Eupedia Forums
Site NavigationEupedia Top > Eupedia Forum & Japan Forum
Results 1 to 3 of 3

Thread: Scandinavia's Earliest Farmers Exchanged Terminology with Indo-Europeans

  1. #1
    Moderator Achievements:
    Three FriendsTagger First Class1 year registered50000 Experience Points
    Awards:
    Master Tagger
    Jovialis's Avatar
    Join Date
    04-05-17
    Location
    New York City
    Posts
    2,618
    Points
    70,830
    Level
    82
    Points: 70,830, Level: 82
    Level completed: 64%, Points required for next Level: 620
    Overall activity: 99.3%

    Y-DNA haplogroup
    R1b1a1a2b1 (R-F1794)
    MtDNA haplogroup
    H6a1b

    Ethnic group
    Italian
    Country: United States



    2 out of 2 members found this post helpful.

    Scandinavia's Earliest Farmers Exchanged Terminology with Indo-Europeans



    UNIVERSITY OF COPENHAGEN - FACULTY OF HUMANITIES—5,000 years ago, the Yamnaya culture migrated into Europe from the Caspian steppe. In addition to innovations such as the wagon and dairy production, they brought a new language - Indo-European - that replaced most local languages the following millennia. But local cultures also influenced the new language, particularly in southern Scandinavia, where Neolithic farmers made lasting contributions to Indo-European vocabulary before their own language went extinct, new research shows.

    Most historical linguists agree that words such as 'wheel', 'wagon', 'horse', 'sheep', 'cow', 'milk' and 'wool' can be attributed to the Yamnaya people who migrated into Europe from the Caspian steppe 5,000 years ago. The nomadic and pastoral Yamnayans introduced their material culture to the local peoples through a new language known as Proto-Indo-European, from which most European languages descend.

    However, not all words in the European languages are of Proto-Indo-European origin, linguists say; there are words for flora and fauna, which must have been incorporated into Indo-European from local cultures. But where could such cultural exchange have taken place? According to a new study* published in American Journal of Archaeology by archaeologist Rune Iversen and linguist Guus Kroonen from the University of Copenhagen, southern Scandinavia 2,800 BC provides an ideal setting for such an exchange:

    "The archaeological evidence tells us that between 2,800 and 2,600 BC two very different cultures co-existed in southern Scandinavia: there was the local, Neolithic culture known as the Funnel Beaker Culture with its characteristic funnel-shaped ceramics and collective burial practices and the new Single Grave Culture influenced by the Yamnaya culture. The Funnel Beaker Culture was eventually superseded by the Single Grave Culture, but the transition took hundreds of years in the eastern part of southern Scandinavia, and the two cultures must have influenced each other during this time, "says archaeologist Rune Iversen, who has specialised in this particular transitional period.

    Peas, beans, turnips and shrimps

    Historical linguist Guus Kroonen points to a number of words for local flora and fauna and important plant domesticates that the incoming speakers of Indo-European could not have brought with them to southern Scandinavia.

    "There is a cluster of words in European languages such as Danish, English, and German - the Germanic languages - which stand out because they do not conform to the established sound changes of Indo-European vocabulary. It is words like sturgeon, shrimp, pea, bean and turnip that cannot be reconstructed to the Proto-Indo-European ancestor," Guus Kroonen explains and adds:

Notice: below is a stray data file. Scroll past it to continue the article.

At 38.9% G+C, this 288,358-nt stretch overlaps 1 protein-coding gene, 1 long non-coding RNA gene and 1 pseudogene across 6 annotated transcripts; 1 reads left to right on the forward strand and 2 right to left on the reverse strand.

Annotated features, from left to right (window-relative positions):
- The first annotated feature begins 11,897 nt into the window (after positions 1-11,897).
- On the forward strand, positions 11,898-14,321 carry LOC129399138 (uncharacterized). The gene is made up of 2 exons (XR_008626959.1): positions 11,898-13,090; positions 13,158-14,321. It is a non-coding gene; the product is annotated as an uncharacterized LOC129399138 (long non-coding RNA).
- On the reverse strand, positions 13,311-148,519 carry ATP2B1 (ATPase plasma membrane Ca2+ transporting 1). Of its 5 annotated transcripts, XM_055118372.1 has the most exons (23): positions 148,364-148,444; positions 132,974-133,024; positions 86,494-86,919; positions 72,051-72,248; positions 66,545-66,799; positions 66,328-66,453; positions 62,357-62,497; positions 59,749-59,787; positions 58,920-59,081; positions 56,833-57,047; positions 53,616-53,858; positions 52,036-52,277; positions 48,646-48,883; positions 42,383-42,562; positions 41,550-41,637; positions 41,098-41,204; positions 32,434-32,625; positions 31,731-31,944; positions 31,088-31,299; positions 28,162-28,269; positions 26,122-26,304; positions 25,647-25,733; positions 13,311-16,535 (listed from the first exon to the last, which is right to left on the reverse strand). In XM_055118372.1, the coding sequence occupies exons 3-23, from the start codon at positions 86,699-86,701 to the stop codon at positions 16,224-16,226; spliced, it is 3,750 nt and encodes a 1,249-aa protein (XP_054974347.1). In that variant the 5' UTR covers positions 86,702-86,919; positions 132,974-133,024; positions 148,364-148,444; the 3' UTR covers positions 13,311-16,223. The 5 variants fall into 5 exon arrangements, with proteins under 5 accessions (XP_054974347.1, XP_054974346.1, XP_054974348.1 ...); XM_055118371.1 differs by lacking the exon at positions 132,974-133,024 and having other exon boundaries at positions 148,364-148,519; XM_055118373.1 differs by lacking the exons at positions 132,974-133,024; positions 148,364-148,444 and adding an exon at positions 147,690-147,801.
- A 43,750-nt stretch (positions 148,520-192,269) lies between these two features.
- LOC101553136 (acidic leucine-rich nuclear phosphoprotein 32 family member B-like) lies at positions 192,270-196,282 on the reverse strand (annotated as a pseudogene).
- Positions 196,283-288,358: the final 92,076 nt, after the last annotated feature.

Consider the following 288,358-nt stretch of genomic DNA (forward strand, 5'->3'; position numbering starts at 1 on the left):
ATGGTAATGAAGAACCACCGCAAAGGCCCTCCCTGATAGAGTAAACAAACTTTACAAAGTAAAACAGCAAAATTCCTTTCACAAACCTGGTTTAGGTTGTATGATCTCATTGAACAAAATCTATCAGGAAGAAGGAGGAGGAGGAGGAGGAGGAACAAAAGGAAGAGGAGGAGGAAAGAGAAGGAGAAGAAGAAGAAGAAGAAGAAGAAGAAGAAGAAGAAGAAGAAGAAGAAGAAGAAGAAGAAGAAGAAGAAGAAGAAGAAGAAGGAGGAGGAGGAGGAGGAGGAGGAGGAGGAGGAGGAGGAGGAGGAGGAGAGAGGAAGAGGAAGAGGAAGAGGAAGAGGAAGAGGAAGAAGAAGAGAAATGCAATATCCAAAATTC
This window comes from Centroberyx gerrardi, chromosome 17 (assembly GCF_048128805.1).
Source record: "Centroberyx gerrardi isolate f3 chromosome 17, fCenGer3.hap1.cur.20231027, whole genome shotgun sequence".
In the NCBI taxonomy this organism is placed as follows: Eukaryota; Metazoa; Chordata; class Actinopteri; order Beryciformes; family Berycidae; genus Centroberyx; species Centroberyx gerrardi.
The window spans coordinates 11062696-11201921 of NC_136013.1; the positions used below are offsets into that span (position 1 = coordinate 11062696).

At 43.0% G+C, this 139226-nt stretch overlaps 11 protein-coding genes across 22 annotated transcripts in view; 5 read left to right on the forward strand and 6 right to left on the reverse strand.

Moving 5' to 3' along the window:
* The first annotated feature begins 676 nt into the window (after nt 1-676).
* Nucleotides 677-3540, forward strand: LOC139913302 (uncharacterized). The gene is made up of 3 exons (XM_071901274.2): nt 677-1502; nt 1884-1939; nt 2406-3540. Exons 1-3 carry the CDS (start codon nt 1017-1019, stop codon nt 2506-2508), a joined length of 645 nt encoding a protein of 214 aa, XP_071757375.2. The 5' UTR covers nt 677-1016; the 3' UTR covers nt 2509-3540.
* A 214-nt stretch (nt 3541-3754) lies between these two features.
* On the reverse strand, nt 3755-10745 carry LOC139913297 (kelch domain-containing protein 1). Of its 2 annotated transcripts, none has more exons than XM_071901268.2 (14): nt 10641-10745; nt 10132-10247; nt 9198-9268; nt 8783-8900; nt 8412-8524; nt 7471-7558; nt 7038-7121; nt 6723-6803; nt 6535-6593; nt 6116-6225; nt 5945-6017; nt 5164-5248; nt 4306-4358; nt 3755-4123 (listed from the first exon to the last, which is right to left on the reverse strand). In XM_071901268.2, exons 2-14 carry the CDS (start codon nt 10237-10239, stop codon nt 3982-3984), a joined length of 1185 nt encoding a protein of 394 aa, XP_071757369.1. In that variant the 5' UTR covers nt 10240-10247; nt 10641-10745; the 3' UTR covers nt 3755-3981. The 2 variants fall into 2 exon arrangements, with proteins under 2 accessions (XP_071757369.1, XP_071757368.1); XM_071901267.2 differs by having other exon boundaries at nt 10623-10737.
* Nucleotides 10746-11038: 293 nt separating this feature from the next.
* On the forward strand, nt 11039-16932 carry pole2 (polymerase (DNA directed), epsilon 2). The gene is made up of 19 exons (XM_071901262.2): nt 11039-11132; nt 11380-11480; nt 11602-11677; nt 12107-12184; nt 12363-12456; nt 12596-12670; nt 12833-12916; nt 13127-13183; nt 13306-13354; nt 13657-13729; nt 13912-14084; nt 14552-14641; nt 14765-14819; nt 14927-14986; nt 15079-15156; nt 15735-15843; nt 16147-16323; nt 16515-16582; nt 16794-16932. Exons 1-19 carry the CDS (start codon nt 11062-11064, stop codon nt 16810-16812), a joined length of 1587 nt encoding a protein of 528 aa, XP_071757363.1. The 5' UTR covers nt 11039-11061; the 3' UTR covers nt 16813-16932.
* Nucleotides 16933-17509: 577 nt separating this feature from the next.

"This tells us that these words must have entered Indo-European after it had spread from the Caspian steppe to the various parts of Europe. In other words: the new Single Grave Culture is likely to have adopted much farming and hunting terminology from the local Funnel Beaker Culture that inhabited southern Scandinavia and Denmark till around 2,600 BC. When Indo-European in Northern Europe developed into Proto-Germanic, the terminology for local flora and fauna was preserved, which is why we know and can study the terms today."
    Guus Kroonen adds that this farming terminology may be vestiges of a now extinct language spoken by the people who initially brought farming to Europe from Anatolia 9,000-6,000 years ago.

    Source
    Early farmers in southern Scandinavia helped to influence Proto-Indo-European language.
    ​

  2. #2
    Advisor Achievements:
    Three FriendsVeteranTagger First Class50000 Experience PointsRecommendation First Class
    Awards:
    Discussion Ender
    LeBrok's Avatar
    Join Date
    18-11-09
    Location
    Calgary
    Posts
    10,329
    Points
    110,111
    Level
    100
    Points: 110,111, Level: 100
    Level completed: 0%, Points required for next Level: 0
    Overall activity: 0%

    Y-DNA haplogroup
    R1b Z2109
    MtDNA haplogroup
    H1c

    Ethnic group
    Citizen of the world
    Country: Canada-Alberta



    I can buy that.
    Be wary of people who tend to glorify the past, underestimate the present, and demonize the future.

  3. #3
    Junior Member Achievements:
    1 year registered1000 Experience Points
    Ned's Avatar
    Join Date
    07-01-17
    Posts
    5
    Points
    1,758
    Level
    11
    Points: 1,758, Level: 11
    Level completed: 70%, Points required for next Level: 92
    Overall activity: 0%


    Ethnic group
    North European
    Country: UK - England



    Very interesting - I wish there was more detail on the words

Tags for this Thread

Posting Permissions

  • You may not post new threads
  • You may not post replies
  • You may not post attachments
  • You may not edit your posts
  •